Before 1961, you couldn’t find good dim sum or pork buns, not to mention Peking duck. But when Cecilia Chiang launched her first stateside venture, The Mandarin, that year in San Francisco, Eastern favorites made their way into Western kitchens. We should thank her for the strides Chinese cuisine has made since then, especially in New York. This weekend, you can.
On Sunday Oct 19 at 7pm, the legendary chef will be taking part in the first-ever screening of Soul of a Banquet, a documentary of her forays, at the Film Society of Lincoln Center. The film follows Chiang, often called the Julia Child of Chinese fare, as she carves her own path. It weaves viewers through her culinary achievements and the history of her Northern Chinese techniques, but most importantly express her lifelong love of the cuisine. Following the screening, she’ll be available for questions alongside director Wayne Wang and food-writing trailblazer Ruth Reichl. The show is sold-out; however standby tickets are available at the box office for $13.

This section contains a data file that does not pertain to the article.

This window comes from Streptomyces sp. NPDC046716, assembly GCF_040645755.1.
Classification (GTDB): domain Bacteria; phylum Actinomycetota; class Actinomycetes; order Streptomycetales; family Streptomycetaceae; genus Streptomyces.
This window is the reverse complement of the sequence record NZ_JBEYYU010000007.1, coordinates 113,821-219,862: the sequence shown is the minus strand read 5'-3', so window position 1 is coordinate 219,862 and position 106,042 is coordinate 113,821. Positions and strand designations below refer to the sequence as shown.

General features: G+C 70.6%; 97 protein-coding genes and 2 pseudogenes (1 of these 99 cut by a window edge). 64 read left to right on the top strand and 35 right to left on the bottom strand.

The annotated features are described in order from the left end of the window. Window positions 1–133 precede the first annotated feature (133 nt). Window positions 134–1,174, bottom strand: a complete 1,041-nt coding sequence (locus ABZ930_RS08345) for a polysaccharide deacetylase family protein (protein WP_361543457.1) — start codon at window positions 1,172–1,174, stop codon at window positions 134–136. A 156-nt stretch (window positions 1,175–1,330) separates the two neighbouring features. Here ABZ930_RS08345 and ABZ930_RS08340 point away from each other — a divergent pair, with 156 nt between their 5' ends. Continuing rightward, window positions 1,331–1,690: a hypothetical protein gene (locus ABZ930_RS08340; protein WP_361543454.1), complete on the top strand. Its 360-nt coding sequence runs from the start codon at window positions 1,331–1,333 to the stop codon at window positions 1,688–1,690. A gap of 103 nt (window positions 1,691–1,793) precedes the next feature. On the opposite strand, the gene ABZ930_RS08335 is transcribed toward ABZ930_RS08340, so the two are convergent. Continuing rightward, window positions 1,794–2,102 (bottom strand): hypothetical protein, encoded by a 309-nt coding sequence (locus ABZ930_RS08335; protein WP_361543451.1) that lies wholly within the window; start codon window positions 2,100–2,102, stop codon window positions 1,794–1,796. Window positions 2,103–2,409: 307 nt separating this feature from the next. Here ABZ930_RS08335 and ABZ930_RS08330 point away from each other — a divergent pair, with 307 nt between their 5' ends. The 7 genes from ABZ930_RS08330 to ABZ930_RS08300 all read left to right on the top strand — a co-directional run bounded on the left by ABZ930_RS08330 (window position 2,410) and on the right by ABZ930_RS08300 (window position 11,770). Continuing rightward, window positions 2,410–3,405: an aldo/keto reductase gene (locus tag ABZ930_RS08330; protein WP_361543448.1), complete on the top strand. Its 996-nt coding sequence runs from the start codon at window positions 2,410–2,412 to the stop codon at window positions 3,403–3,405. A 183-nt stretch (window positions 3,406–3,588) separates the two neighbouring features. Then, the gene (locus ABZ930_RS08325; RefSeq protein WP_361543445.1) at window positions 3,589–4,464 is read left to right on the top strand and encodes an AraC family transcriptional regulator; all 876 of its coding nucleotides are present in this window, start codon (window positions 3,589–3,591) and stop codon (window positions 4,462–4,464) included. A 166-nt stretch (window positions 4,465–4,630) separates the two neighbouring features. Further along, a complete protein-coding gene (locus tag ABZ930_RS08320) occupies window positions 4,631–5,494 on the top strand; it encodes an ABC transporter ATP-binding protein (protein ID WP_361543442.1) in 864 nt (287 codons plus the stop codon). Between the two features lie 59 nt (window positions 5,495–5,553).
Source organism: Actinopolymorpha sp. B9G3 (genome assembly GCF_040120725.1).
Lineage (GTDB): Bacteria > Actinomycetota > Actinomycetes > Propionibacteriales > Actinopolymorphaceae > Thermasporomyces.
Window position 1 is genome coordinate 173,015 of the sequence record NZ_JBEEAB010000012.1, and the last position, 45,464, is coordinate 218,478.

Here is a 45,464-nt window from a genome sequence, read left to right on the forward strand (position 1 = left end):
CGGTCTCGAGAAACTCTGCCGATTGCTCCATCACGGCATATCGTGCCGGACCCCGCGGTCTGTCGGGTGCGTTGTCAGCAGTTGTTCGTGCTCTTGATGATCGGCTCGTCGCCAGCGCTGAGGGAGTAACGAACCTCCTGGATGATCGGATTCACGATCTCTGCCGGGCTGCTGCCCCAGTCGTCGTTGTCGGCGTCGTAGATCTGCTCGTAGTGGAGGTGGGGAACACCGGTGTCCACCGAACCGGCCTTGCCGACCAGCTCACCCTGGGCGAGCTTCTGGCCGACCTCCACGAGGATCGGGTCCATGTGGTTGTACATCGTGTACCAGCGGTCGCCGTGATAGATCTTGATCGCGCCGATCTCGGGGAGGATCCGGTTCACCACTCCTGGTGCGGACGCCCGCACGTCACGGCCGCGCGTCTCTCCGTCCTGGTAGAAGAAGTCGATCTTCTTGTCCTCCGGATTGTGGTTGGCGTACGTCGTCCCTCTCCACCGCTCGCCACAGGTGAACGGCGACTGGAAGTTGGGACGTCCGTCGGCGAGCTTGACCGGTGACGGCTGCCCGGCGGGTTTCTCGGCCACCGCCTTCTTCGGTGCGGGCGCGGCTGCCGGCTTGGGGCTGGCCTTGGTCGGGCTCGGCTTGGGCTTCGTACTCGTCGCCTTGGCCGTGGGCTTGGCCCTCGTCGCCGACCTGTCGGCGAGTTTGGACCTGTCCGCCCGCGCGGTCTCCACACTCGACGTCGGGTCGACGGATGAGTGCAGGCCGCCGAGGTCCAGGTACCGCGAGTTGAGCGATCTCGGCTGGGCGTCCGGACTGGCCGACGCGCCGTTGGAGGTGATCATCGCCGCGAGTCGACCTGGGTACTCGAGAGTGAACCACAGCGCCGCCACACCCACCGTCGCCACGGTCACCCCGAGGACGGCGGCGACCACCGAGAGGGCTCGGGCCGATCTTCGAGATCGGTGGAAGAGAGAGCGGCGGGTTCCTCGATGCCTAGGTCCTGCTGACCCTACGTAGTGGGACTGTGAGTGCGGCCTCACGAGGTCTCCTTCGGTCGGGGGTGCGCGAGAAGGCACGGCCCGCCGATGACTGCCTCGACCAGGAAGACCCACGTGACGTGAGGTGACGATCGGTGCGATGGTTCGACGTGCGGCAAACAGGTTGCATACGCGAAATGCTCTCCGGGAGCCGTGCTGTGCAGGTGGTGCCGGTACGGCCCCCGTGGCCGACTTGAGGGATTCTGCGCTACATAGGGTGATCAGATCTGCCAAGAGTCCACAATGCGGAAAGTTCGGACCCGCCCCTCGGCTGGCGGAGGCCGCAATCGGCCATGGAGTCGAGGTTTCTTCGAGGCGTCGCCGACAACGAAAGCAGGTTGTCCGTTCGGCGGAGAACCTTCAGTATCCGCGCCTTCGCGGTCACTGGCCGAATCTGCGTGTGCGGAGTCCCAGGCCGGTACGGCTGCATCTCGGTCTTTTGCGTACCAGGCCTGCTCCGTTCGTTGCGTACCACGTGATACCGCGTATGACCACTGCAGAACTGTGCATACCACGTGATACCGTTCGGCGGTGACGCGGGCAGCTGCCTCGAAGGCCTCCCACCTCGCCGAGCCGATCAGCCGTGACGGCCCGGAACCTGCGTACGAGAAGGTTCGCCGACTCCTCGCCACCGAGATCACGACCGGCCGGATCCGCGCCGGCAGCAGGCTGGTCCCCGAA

If you can’t wait in line at Lincoln Center for tix, your second chance at a screening is Monday Oct 20, when Oscilloscope will host a free show at 7pm at the Bruce Cost Ginger Ale Factory (465 Johnson Ave between Varick and Morgan Ave) in Bushwick. Afterward, you can meet and discuss with chefs Jonathan Wu (Fung Tu), Danny Bowien (Mission Chinese, Mission Cantina) and Anita Lo (Annisa).
Ashley Cox contributed reporting